THE PITCH

Stephen For­rest, owner, Turftech

Irish Examiner - Supplement - - PÁIRC UÍ CHAOIMH SPECIAL - In­ter­view: De­nis Hur­ley

Ibe­came a golf green­keeper in 1994 and started out my own com­pany in 2004, con- tract­ing to golf clubs and it mor­phed into pitches then. We work with Mun­ster Rugby and the Cork County Board now and I have three full-time em­ploy­ees.

Whether it is a golf course or a rugby or GAA pitch, the ba­sic prin­ci­ples are the same, as long as you understand what game is be­ing played, with a bit of good, solid knowl­edge you’ll be able to adapt.

If you com­pare treat­ing a rugby pitch with treat­ing a GAA pitch, you’re do­ing the very same things but in a slightly dif­fer­ent man­ner to meet a to­tally dif­fer­ent set of cri­te­ria. The trac­tion and tol­er­ance ex­pected from a rugby pitch is far greater than that of a GAA pitch. Ev­ery sport has its prob­lems, there’s no one sport ideal in terms of the main­te­nance of a nat­u­ral grass pitch.

The pitch in Páirc Uí Chaoimh is brand new, start­ing from scratch. We sat down with the county board and dis­cussed what they felt were go­ing to be us­age lev­els as well as whether it would be a multi-use fa­cil­ity and what they felt those other us­ages would be. We then de­signed the pitch around those cri­te­ria.

In a sta­dium en­vi­ron­ment, there’s re­ally only one grass, dwarf peren­nial rye­grass. There are thou­sands of va­ri­eties, but as a rule, it’s nearly al­ways used. Croke Park, Thomond Park, the Aviva, ev­ery pro­fes­sional sta­dium in the UK, they all use that and it was felt to be the best choice for Páirc Uí Chaoimh.

We set the seeds on the Fri­day of the October week­end. We spent about 25 or 30 hours a week there at the start. Be­cause of the time of year, it didn’t need as much at­ten­tion in re­la­tion to phys­i­cally do­ing work, but we did need to be on it on a daily ba­sis, mak­ing sure that everything was okay, that it was all on sched­ule and that it was con­tin­u­ing the way that we wanted it to.

While this was go­ing on, we were deal­ing with Páirc Uí Rinn too. We sat down with the county board at the end of last year and dis­cussed mak­ing a big ef­fort on pre­sent­ing Páirc Uí Rinn to a high stan­dard for the na­tional leagues and we achieved that.

At that time of year, there aren’t a whole lot of club games, so we did have that op­por­tu­nity to mind the pitch a lit­tle bit more. Once club games start, it’s in very heavy use – up un­til May 23, there were 86 matches played there. It’s an old-fash­ioned nat­u­ral pitch and there are no wa­ter­ing fa­cil­i­ties but it’s still able to pro­duce the goods.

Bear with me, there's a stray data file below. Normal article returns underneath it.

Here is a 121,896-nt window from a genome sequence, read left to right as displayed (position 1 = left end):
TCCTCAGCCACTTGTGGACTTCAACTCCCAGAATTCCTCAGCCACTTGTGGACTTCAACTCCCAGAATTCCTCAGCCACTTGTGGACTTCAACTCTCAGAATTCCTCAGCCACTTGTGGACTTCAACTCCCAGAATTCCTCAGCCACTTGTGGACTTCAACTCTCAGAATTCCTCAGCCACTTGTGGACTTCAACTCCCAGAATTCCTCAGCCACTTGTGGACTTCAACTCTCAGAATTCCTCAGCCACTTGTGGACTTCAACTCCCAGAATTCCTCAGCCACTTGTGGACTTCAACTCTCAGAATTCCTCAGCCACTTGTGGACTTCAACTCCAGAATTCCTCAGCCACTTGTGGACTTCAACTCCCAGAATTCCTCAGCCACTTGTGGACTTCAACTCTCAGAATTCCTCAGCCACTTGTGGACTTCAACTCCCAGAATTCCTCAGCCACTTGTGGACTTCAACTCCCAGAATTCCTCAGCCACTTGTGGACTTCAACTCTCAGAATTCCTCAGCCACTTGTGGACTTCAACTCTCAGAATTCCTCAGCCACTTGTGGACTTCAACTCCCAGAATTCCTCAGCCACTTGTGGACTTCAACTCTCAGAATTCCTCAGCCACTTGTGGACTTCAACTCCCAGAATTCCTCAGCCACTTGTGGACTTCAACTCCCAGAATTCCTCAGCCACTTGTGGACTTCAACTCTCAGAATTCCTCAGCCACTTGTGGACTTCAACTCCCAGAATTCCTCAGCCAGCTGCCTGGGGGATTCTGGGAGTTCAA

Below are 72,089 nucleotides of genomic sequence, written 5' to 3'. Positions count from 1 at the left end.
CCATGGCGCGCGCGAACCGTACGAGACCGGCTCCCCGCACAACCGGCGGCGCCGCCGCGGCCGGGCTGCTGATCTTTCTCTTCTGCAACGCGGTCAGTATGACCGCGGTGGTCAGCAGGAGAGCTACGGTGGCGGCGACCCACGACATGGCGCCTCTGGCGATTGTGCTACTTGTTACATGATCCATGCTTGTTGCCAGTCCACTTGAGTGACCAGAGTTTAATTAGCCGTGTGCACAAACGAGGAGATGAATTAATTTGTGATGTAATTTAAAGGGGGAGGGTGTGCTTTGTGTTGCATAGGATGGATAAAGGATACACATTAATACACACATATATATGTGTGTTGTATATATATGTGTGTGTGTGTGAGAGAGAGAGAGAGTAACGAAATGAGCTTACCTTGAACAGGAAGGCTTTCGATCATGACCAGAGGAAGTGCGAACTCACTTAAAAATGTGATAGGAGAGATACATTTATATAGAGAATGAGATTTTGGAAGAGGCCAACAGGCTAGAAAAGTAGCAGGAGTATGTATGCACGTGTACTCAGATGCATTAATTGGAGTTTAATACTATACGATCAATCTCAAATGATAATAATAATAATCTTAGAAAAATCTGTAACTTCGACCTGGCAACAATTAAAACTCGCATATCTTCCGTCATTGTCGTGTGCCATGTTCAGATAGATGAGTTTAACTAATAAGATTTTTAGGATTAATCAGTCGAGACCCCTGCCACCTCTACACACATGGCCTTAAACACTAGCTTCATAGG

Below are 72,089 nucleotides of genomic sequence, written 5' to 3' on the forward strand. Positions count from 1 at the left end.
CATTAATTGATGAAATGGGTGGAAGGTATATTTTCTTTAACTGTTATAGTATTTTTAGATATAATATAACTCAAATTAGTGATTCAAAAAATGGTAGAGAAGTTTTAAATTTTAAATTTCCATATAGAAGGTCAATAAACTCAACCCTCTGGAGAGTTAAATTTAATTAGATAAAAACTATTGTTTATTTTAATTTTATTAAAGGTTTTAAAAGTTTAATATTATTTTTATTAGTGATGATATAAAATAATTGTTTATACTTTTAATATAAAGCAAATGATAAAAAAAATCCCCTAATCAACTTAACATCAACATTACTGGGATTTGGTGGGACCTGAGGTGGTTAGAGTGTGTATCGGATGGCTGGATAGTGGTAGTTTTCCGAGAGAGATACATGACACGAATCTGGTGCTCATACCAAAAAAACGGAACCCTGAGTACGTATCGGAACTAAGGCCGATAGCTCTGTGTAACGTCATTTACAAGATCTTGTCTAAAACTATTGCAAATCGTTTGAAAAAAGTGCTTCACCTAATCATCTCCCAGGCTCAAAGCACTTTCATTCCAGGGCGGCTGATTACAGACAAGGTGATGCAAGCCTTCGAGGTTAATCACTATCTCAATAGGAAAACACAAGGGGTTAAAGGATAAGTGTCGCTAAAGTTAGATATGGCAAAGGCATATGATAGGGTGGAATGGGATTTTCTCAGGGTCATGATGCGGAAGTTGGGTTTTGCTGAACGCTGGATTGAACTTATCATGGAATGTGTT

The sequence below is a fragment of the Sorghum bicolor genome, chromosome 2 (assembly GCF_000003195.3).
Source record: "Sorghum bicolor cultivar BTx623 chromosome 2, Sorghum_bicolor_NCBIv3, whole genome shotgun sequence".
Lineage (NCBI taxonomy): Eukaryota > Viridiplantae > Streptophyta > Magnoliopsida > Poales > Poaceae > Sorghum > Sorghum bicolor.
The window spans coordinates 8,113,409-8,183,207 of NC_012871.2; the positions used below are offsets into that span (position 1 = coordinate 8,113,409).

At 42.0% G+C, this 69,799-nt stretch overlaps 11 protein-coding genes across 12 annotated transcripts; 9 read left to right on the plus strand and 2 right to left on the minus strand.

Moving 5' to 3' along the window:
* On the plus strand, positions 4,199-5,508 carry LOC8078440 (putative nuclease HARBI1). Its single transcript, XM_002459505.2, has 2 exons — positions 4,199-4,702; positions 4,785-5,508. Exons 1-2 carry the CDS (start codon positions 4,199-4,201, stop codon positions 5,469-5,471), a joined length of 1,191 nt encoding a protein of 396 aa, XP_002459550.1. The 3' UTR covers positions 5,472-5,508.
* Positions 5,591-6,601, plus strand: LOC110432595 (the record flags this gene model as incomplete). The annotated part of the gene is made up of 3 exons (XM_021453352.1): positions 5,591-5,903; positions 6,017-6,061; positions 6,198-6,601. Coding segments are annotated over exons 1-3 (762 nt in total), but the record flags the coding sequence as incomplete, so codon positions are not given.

From March on­wards, we started to pick up the pace with the Páirc Uí Chaoimh de­vel­op­ment and drive on with what’s known as the grow­ing pe­riod, in which you’re pre­par­ing a pitch for its first use.

“In the old Páirc Uí Chaoimh, there was just the one cov­ered stand but ob­vi­ously there’s a dif­fer­ent set-up in the new sta­dium. The old un­cov­ered stand, which is now re­ferred to as the North Stand, has a roof and this was some­thing which had to be taken into con­sid­er­a­tion go­ing all the way back to the ini­tial dis­cus­sions with the county board at the be­gin­ning of the process.

“We’re lucky that the North Stand roof doesn’t have an im­pact un­til late in the evening for a short pe­riod of the time. The roof on the South Stand is ob­vi­ously con­sid­er­ably big­ger than it used to be and that will have an im­pact dur­ing the win­ter months. The use of the grow-light­ing rigs will be needed to com­bat that in the win­ter.

“The train­ing pitch uses a 4G sys­tem and we didn’t in­stall that, that was part of the Sisk build­ing con­tract and a Cork com­pany by the name of Kelly Broth­ers in­stalled that and they did a fan­tas­tic job.

“It’s a top-of-the-line 4G GAA pitch, meet­ing the spec­i­fi­ca­tions laid out by the GAA, which are of a very high stan­dard.”

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